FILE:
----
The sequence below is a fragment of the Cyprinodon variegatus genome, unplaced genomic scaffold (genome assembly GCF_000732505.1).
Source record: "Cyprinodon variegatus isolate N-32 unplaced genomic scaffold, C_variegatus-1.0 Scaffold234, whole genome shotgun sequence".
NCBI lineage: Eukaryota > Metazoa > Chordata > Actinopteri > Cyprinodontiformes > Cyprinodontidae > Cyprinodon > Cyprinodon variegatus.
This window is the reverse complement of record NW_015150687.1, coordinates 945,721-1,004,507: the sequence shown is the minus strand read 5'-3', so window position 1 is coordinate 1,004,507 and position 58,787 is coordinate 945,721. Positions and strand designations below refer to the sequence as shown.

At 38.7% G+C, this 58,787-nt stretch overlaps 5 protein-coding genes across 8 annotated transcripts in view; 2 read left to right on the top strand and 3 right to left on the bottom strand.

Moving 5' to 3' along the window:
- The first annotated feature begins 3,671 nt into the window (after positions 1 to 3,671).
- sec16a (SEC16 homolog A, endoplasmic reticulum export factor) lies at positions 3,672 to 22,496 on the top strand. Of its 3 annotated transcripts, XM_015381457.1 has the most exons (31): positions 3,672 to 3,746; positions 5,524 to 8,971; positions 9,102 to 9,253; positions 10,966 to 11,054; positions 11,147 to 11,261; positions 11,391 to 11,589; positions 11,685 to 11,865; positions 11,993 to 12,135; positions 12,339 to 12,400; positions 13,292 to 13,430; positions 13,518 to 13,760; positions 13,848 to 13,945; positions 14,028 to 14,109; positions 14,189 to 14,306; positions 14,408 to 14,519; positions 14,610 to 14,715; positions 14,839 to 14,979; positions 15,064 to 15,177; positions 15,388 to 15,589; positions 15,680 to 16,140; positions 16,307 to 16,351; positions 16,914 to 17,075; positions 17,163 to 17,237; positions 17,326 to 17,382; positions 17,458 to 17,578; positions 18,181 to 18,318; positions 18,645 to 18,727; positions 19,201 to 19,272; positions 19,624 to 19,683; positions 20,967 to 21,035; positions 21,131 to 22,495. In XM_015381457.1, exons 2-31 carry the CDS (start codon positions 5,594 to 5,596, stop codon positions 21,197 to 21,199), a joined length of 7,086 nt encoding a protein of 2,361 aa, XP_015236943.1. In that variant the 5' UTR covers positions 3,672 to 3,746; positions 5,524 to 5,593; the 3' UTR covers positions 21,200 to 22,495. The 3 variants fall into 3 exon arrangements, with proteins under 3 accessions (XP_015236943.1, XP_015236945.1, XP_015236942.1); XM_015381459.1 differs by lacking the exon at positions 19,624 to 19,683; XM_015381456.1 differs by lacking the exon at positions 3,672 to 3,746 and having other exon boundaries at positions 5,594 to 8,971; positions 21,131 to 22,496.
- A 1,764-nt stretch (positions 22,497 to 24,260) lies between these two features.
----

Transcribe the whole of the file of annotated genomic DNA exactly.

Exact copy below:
The sequence below is a fragment of the Cyprinodon variegatus genome, unplaced genomic scaffold (genome assembly GCF_000732505.1).
Source record: "Cyprinodon variegatus isolate N-32 unplaced genomic scaffold, C_variegatus-1.0 Scaffold234, whole genome shotgun sequence".
NCBI lineage: Eukaryota > Metazoa > Chordata > Actinopteri > Cyprinodontiformes > Cyprinodontidae > Cyprinodon > Cyprinodon variegatus.
This window is the reverse complement of record NW_015150687.1, coordinates 945,721-1,004,507: the sequence shown is the minus strand read 5'-3', so window position 1 is coordinate 1,004,507 and position 58,787 is coordinate 945,721. Positions and strand designations below refer to the sequence as shown.

At 38.7% G+C, this 58,787-nt stretch overlaps 5 protein-coding genes across 8 annotated transcripts in view; 2 read left to right on the top strand and 3 right to left on the bottom strand.

Moving 5' to 3' along the window:
- The first annotated feature begins 3,671 nt into the window (after positions 1 to 3,671).
- sec16a (SEC16 homolog A, endoplasmic reticulum export factor) lies at positions 3,672 to 22,496 on the top strand. Of its 3 annotated transcripts, XM_015381457.1 has the most exons (31): positions 3,672 to 3,746; positions 5,524 to 8,971; positions 9,102 to 9,253; positions 10,966 to 11,054; positions 11,147 to 11,261; positions 11,391 to 11,589; positions 11,685 to 11,865; positions 11,993 to 12,135; positions 12,339 to 12,400; positions 13,292 to 13,430; positions 13,518 to 13,760; positions 13,848 to 13,945; positions 14,028 to 14,109; positions 14,189 to 14,306; positions 14,408 to 14,519; positions 14,610 to 14,715; positions 14,839 to 14,979; positions 15,064 to 15,177; positions 15,388 to 15,589; positions 15,680 to 16,140; positions 16,307 to 16,351; positions 16,914 to 17,075; positions 17,163 to 17,237; positions 17,326 to 17,382; positions 17,458 to 17,578; positions 18,181 to 18,318; positions 18,645 to 18,727; positions 19,201 to 19,272; positions 19,624 to 19,683; positions 20,967 to 21,035; positions 21,131 to 22,495. In XM_015381457.1, exons 2-31 carry the CDS (start codon positions 5,594 to 5,596, stop codon positions 21,197 to 21,199), a joined length of 7,086 nt encoding a protein of 2,361 aa, XP_015236943.1. In that variant the 5' UTR covers positions 3,672 to 3,746; positions 5,524 to 5,593; the 3' UTR covers positions 21,200 to 22,495. The 3 variants fall into 3 exon arrangements, with proteins under 3 accessions (XP_015236943.1, XP_015236945.1, XP_015236942.1); XM_015381459.1 differs by lacking the exon at positions 19,624 to 19,683; XM_015381456.1 differs by lacking the exon at positions 3,672 to 3,746 and having other exon boundaries at positions 5,594 to 8,971; positions 21,131 to 22,496.
- A 1,764-nt stretch (positions 22,497 to 24,260) lies between these two features.